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Christopher S. Miller

Tipicitá is an Italian term that is difficult to translate into English, yet has significance to wine regardless of where it is produced. The closest we come to a similar term in English is typical, but that doesn’t really work, because typical often has negative connotations (he’s drunk again—typical). So the wine industry and critics have once again formed a new word for what the Italians mean—typicity. A word my computer does not recognize and wants me to correct. Tipicitá can be useful for both winemakers and wine consumers to pay attention to. A typical wine is usually boring—it can be good but boring. Kendall-Jackson Chardonnay, Santa Margherita Pinot Grigio and Yellow Tail Shiraz are all typical wines without Tipicitá and are all kind of boring. This versus some of the Channing Daughters’ white wines I discussed in the last article. Those wines have the spirit of Tipicitá, though they will need more vintages to prove what the Long Island terroir is best suited to. For consumers, a wine store or restaurant that focuses solely on wines that are Tipicitá can be a touch daunting, but with a well designed program, headed by a passionate and devoted wine professional, such wine lists and stores can be the opposite of boring.

I spent a bit of January and February traveling and I discovered a slew of wine programs in the restaurants in Aspen and San Francisco that were tightly focused on wine of Tipicitá from a particular country or region. A16 Restaurant in San Francisco made a huge impact on my palate. This Italian restaurant focuses on the food of Campania and Naples and the wine list matches that quite uniquely.

While most restaurants like this would have an assortment of Chianti’s, Super-Tuscans, Barolos and Valpolicella’s, this list was composed only of still wines from Southern and Central Italy (excluding Tuscany) and was full of wines produced from grapes such as Aglianico, Greco, Fiano, Falanghina, Nero d’Avola, Gaglioppo, Montepulciano, Trebbiano (finally a couple the average consumer might recognize), Ansonica, Connonau, and many more fun interesting wines. This list would be scary for the average wine drinker, without a knowledgeable staff to help, but with a bit of knowledge the list becomes a vinous playground—the type of dining experience that forced me to jump into the food and wine business in the first place.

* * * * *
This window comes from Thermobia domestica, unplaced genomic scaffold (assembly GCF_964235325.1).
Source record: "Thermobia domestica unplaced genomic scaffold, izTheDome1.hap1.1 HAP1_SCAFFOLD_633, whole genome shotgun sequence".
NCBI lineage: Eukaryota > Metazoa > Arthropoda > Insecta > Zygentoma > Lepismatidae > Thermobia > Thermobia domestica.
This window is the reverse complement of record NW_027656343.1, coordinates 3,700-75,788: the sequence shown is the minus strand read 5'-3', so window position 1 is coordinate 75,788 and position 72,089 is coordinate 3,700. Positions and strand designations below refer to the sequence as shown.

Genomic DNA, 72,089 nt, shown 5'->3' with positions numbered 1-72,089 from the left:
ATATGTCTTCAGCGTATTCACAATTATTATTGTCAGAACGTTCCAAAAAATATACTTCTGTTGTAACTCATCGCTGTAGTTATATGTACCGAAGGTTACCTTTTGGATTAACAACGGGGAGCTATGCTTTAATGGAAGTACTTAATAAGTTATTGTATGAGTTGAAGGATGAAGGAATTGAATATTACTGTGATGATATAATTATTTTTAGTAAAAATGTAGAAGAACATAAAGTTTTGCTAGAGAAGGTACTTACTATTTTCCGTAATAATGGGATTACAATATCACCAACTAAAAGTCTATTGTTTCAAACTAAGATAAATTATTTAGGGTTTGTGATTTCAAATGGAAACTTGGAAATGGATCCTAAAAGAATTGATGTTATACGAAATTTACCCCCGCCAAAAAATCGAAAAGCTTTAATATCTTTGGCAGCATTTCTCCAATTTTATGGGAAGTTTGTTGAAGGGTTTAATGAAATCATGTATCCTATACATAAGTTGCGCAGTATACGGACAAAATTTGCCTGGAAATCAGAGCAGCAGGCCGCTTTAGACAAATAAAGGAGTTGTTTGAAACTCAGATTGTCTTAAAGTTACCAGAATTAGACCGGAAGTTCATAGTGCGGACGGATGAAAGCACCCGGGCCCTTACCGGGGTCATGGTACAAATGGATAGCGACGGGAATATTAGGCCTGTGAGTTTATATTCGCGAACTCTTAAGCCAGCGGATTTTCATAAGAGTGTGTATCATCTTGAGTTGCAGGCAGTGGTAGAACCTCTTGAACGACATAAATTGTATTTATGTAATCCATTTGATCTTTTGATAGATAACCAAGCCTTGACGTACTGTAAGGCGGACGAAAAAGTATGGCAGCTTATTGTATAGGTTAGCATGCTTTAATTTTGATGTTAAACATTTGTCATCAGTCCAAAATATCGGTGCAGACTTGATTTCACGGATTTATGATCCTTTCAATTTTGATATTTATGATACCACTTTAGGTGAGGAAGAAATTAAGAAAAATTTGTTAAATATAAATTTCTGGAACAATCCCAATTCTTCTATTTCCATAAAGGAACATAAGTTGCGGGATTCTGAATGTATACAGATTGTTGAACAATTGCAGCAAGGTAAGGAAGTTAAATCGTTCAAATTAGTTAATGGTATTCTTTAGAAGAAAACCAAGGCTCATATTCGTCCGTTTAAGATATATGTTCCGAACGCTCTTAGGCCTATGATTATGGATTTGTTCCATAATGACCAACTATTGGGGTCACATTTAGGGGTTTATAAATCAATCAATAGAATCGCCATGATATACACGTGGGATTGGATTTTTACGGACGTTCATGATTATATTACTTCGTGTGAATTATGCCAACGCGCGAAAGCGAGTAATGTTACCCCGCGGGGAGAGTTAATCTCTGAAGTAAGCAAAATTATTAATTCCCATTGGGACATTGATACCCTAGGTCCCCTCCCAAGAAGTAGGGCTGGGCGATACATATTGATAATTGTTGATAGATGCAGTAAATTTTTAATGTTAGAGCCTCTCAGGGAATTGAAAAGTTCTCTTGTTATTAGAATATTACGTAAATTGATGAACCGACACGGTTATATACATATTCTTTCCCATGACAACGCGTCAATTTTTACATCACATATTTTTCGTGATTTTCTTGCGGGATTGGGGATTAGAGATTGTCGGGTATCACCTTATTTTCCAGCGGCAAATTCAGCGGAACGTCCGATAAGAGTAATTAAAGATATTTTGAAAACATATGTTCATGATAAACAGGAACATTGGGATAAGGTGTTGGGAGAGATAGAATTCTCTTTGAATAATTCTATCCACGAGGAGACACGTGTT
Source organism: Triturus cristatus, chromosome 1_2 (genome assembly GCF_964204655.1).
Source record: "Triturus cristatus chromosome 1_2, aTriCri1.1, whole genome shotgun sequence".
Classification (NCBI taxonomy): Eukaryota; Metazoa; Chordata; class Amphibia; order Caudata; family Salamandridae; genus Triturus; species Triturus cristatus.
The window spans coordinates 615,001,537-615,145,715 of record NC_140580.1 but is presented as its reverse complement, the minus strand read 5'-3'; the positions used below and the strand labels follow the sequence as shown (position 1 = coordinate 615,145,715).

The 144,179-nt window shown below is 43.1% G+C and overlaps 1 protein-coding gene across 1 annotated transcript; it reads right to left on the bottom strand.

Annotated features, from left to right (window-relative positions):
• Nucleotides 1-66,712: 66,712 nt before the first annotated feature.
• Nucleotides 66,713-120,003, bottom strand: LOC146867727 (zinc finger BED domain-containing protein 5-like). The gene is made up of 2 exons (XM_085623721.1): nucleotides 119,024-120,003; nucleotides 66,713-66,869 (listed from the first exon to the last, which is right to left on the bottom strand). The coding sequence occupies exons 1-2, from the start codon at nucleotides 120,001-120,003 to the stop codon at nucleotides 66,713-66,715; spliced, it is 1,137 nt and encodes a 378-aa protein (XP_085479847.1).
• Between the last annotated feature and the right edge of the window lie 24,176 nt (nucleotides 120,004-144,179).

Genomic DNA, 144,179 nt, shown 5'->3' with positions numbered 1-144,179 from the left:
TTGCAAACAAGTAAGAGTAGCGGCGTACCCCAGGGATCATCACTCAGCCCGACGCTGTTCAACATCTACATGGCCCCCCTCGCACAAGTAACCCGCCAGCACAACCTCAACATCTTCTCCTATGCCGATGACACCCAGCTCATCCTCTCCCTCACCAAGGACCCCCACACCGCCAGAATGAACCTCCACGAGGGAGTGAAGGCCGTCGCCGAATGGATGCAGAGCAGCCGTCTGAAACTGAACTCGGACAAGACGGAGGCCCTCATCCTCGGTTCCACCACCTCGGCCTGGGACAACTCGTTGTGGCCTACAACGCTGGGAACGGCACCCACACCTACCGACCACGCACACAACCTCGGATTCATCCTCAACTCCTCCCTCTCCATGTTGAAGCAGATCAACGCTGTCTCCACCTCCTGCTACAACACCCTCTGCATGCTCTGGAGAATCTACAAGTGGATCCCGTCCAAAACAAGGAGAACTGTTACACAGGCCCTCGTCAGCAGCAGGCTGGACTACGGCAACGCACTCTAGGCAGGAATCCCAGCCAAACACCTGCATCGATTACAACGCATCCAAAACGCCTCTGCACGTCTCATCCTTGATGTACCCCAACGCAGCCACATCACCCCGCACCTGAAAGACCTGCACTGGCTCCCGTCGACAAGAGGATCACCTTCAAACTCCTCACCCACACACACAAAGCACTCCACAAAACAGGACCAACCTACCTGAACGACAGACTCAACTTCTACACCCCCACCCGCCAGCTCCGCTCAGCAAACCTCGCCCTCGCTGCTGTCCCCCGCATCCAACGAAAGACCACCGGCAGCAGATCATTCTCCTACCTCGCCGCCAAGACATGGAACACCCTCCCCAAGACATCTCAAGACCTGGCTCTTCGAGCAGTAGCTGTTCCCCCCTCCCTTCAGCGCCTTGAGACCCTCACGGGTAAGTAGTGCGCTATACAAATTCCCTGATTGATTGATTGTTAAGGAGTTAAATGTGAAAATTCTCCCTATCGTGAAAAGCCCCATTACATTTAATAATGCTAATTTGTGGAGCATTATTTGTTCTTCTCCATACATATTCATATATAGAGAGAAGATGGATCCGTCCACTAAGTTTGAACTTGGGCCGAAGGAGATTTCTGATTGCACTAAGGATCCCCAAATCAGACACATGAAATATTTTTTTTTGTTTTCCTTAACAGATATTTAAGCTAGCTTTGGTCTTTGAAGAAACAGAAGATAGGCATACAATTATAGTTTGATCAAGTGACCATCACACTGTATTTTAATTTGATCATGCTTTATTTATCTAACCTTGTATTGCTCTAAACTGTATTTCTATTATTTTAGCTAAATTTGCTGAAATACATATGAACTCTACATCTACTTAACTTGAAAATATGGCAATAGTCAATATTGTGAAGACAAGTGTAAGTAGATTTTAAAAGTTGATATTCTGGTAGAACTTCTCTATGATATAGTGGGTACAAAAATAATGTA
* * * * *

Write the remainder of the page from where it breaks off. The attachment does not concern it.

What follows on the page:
Locally, I have heard Trata East, a new Greek restaurant in Watermill, has a wine list of only Greek wines with names like Mavrodaphne, Assyrtiko, Aghrioghitiko, Xynomavro, Moscophilero, Robola, Limnio and many others. I plan on experiencing this adventure in the next month and I’m sure I will have a fun time. Greek wine regions are starting to get back to their ancient vinous heritage.

I know there are other focused/themed wine lists out there and would like to hear from our readers so I can check them out and report back in the future. What I am looking for are wine lists that are focused and adventurous, with selections that push the restaurant to have a well-educated staff. Such wine programs should be celebrated and supported so they continue and other restaurants and stores follow their lead. Stores are a bit tougher because they need to please a larger market. One store that has a strong staff that works hard to find Tipicitá wines is Domaine in East Hampton. You will find brands there, but there will also be a focus on adventurous wine selections. To see what A16’s and Café Ferreira’s wine programs look like, check out their websites: http://www.a16sf.com and http://www.ferreiracafe.com. I couldn’t find a website for Trata East but there is one for the Manhattan Trata: http://www.trata.com.